One of the most beloved monuments in the parks of New York City, this musical clock hovers above the arcade between the Wildlife Center and the Children's Zoo. A gift of publisher and philanthropist George T. Delacorte (1894–1991), it was dedicated in 1965.
Delacorte, whose many gifts to the City of New York include the Alice in Wonderland statue (1959) and the Delacorte Theater (1962) in Central Park as well as fountains in Bowling Green Park (1977) and Columbus Circle (1965), conceived of the clock as a modern version of belfries in churches and city halls dating back to the Middle Ages.
Designer Fernando Texidor collaborated with architect Edward Coe Embury (son of the 1934 zoo’s designer, Aymar Embury II) to create a brick arcaded bridge between the Monkey House (now the Zoo School) and the main Central Park Zoo quadrangle to house the clock and its animal sculpture carousel. Italian sculptor Andrea Spadini (1912–1983) crafted the whimsical bronze sculptures, which depict a penguin, kangaroo, bear, elephant, goat, and hippo parading with a variety of musical instruments as well as two monkeys with mallets that strike the bell.
Each day between eight in the morning and six in the evening, the clock--now digitally programmed--plays one of thirty-two nursery rhyme tunes on the hour. On the half-hour, the mechanical performance is a bit shorter. The animals rotate on a track around the clock and each also turns on an axis. On June 24, 1965, the clock was officially unveiled before a large crowd of spectators and dignitaries, including Parks Commissioner Newbold Morris, former Parks Commissioner Robert Moses, and Manhattan Borough President Constance Watley.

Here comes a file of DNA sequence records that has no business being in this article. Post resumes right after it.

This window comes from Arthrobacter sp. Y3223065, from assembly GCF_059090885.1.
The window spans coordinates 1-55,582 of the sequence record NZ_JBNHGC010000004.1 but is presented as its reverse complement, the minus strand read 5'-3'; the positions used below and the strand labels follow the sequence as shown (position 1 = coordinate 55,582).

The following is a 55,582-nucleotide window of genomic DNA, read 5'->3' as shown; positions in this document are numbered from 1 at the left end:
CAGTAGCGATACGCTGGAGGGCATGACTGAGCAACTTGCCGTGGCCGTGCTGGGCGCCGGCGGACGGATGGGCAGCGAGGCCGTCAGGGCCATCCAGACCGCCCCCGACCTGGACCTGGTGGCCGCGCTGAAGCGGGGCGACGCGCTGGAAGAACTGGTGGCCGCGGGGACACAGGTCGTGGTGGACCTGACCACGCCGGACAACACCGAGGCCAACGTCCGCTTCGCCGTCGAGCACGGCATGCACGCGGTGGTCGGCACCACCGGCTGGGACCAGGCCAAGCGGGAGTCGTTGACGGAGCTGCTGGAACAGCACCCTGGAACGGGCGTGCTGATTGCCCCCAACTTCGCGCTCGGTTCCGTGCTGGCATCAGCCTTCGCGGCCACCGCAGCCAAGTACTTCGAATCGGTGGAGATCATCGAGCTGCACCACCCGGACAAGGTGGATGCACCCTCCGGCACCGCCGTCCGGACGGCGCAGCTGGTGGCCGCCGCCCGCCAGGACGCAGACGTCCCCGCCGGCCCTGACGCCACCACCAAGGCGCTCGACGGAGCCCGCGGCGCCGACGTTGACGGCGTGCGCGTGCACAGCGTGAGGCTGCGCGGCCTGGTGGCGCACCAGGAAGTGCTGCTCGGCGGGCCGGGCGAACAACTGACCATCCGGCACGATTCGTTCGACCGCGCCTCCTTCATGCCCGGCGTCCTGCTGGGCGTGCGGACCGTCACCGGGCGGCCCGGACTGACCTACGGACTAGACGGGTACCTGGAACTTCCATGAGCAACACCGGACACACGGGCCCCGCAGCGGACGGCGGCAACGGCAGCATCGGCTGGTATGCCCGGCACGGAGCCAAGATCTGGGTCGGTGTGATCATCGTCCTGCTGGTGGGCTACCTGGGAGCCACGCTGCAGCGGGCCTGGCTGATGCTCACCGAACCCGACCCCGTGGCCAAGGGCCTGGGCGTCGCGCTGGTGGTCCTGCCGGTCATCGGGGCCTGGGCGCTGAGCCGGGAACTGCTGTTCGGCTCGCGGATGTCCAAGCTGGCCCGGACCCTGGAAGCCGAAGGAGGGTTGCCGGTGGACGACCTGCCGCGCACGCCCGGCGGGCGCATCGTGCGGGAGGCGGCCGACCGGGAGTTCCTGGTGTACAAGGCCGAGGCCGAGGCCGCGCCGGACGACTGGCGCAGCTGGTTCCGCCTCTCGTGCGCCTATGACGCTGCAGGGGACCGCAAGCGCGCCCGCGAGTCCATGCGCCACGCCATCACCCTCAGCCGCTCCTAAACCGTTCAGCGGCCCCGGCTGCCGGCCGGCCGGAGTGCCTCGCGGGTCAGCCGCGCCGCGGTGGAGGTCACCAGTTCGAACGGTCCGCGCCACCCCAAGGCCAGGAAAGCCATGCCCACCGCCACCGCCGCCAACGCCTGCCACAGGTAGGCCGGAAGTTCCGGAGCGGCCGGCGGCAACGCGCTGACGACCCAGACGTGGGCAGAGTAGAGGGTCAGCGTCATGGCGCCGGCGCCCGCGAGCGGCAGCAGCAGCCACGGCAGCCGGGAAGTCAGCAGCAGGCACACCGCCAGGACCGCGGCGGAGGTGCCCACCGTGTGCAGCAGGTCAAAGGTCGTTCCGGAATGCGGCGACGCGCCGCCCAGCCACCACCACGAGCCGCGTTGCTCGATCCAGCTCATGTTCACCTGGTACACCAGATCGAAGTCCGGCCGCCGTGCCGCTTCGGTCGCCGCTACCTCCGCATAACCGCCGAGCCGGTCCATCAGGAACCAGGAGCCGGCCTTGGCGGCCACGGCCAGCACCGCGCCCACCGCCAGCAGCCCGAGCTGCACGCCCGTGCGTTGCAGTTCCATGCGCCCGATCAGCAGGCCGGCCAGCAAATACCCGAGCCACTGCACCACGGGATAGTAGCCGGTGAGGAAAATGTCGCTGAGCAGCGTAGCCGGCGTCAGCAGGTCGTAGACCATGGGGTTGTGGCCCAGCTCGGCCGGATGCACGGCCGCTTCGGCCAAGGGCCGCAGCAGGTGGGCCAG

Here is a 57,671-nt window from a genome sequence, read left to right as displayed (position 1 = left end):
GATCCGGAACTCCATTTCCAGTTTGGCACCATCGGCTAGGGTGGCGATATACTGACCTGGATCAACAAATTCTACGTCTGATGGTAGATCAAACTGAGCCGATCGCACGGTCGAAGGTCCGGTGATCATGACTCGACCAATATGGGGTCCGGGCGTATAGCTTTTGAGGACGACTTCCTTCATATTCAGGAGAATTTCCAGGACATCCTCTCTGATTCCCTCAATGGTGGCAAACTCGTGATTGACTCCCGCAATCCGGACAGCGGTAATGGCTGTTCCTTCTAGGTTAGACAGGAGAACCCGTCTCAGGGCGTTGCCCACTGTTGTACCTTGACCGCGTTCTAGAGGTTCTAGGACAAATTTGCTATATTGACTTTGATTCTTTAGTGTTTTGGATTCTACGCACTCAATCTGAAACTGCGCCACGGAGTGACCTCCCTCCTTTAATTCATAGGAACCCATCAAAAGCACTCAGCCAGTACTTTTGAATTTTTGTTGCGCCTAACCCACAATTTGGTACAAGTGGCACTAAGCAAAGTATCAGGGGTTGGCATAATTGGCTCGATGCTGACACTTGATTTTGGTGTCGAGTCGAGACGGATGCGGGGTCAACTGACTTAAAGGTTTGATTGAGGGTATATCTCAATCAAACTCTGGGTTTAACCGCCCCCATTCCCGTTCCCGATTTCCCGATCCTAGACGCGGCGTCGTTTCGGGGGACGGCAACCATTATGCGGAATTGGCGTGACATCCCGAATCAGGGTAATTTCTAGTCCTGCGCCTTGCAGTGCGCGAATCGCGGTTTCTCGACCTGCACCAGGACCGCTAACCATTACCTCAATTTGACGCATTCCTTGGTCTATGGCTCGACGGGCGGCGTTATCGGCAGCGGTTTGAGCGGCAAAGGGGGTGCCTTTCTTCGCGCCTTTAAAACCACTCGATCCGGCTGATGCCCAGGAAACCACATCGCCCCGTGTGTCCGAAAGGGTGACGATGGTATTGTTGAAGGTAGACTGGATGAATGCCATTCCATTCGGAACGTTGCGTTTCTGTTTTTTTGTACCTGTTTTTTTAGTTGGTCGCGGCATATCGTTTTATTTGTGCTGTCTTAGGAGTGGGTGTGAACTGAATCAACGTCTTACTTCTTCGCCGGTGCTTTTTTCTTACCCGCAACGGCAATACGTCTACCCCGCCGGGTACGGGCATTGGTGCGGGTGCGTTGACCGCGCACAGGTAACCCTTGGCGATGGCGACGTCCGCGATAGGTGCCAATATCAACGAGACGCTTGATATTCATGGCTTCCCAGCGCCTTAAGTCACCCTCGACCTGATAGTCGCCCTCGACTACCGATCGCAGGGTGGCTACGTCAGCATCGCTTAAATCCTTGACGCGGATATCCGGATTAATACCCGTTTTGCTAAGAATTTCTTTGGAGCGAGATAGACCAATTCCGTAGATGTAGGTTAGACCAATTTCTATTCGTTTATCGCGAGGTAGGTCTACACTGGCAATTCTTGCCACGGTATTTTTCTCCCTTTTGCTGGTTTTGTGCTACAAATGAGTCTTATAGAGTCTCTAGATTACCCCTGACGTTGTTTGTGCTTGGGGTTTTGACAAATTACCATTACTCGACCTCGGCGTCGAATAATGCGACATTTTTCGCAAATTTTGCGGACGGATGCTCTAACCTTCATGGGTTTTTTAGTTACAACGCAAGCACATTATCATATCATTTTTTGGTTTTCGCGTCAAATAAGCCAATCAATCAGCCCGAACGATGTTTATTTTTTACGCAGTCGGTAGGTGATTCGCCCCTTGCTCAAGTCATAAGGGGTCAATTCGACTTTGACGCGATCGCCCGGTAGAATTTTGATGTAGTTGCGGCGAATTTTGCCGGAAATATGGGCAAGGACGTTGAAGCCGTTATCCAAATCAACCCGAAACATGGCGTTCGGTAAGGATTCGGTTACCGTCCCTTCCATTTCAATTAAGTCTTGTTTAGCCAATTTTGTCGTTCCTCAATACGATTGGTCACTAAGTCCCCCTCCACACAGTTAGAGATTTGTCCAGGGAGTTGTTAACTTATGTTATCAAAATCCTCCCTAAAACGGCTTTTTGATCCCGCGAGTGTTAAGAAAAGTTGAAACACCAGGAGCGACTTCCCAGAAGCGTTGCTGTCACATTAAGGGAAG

In 1995, the Central Park Conservancy supervised a restoration of the clock and sculptures, financed through an endowment established by the family of Mr. Delacorte in 1993.View the Delacorte Clock Song List
Delacorte Clock Details
- Location: Main walkway between Zoo and Children's Zoo
- Sculptor: Andrea Spadini
- Architect: Edward C. Embury
- Description: Three-tiered mechanical clock; bottom level has six animal figures marching around clock tower in igrillwork frame; clock faces above the animals; clock tower topped by two monkeys and bell; clock is on top of arched gateway; two plaques
- Materials: Animals and bell--bronze; Grillwork--iron; Gateway--brick and limestone
- Dimensions: H: 18'6" W: 23'4" D: 5'9"; Each plaque H: 7" W: 9"
- Cast: 1965
- Dedicated: June 24, 1965
- Donor: George T. Delacorte / George Delacorte Fund
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There are currently 2 service interruptions affecting access within this park.
As of April 27, Central Park's Bow Bridge is closed to the public for structural work and a fresh coat of paint. The work is expected to last three to four months. Removing the old paint will require wrapping the bridge in a tent-like structure to prevent debris from falling into the water. Along with repainting, the work will include replacing the wooden decking, fixing several beams on the underside of the span, and reinforcing approaches at either end.
Anticipated Completion: Summer 2015
Starting June 29, 2015, Central Park Drives north of 72nd Street will be permanently car-free. For more information, please visit on.nyc.gov/1MOAh40.
Central Park Weather
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- Shakespeare in the Park: Cymbeline
- Exhibition: Living Landmarks
- Central Park Tour: Northern Forts
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